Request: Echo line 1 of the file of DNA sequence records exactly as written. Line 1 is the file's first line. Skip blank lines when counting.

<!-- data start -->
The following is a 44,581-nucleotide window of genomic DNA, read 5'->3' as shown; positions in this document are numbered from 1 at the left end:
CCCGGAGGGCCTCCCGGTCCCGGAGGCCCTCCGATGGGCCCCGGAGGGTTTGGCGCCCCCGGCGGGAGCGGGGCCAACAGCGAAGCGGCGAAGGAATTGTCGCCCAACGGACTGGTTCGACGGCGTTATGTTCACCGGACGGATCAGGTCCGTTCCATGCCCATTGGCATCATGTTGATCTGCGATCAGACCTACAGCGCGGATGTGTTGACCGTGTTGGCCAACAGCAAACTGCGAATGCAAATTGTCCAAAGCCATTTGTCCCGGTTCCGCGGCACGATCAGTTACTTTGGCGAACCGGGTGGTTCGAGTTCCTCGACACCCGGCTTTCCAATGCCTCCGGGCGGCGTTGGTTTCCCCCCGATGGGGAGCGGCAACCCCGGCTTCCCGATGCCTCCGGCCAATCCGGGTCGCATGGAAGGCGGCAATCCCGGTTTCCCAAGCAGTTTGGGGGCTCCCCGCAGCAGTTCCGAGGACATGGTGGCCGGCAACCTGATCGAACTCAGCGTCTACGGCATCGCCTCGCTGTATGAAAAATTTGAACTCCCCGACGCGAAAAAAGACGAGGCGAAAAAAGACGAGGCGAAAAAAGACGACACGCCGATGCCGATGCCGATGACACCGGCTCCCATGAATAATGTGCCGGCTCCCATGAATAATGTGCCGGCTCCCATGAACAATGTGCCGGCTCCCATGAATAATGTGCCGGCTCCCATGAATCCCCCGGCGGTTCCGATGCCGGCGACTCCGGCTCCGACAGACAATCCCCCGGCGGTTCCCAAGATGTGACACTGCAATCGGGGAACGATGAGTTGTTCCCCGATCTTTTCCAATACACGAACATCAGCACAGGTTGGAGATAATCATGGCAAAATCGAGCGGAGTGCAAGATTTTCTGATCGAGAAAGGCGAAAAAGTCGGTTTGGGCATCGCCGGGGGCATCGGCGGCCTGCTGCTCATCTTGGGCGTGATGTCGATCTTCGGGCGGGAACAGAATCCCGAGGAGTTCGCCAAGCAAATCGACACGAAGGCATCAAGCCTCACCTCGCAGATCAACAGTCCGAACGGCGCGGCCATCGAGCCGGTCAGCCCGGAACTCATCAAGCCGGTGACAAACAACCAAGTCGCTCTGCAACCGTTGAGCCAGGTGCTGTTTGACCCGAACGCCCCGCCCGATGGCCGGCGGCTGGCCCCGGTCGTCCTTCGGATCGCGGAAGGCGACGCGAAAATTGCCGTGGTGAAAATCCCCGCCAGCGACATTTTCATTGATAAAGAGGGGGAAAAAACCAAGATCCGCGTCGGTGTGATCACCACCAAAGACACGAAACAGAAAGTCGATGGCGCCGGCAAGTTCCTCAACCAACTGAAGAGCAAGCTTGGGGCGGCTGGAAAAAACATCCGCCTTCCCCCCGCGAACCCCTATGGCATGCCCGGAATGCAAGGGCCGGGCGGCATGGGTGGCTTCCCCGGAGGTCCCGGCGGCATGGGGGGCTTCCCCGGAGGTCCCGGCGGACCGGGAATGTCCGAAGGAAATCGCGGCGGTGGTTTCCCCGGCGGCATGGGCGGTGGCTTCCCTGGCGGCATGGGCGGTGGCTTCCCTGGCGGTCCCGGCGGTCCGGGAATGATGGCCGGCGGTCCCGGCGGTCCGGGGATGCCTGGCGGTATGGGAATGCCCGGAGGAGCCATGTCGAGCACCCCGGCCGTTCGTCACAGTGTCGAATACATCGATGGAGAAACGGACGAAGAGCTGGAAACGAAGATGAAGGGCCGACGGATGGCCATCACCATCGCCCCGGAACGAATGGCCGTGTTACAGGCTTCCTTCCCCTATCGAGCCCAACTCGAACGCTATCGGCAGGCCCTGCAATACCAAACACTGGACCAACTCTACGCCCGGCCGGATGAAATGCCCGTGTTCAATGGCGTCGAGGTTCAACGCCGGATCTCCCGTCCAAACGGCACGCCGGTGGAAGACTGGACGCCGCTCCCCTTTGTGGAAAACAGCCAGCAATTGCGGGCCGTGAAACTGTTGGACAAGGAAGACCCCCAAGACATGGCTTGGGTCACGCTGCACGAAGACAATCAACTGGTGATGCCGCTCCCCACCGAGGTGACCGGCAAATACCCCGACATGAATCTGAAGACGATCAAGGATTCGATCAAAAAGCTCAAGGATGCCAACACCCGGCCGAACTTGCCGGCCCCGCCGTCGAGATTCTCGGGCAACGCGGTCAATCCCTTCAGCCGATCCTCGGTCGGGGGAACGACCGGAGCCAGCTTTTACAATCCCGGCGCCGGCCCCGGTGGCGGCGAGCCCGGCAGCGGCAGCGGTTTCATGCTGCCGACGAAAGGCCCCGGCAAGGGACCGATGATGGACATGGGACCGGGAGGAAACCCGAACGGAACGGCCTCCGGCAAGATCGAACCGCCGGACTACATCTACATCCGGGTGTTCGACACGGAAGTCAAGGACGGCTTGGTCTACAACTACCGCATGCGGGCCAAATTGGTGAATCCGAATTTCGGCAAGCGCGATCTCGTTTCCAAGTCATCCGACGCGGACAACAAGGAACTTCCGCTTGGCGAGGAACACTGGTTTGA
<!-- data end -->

The following is a 44,581-nucleotide window of genomic DNA, read 5'->3' as shown; positions in this document are numbered from 1 at the left end: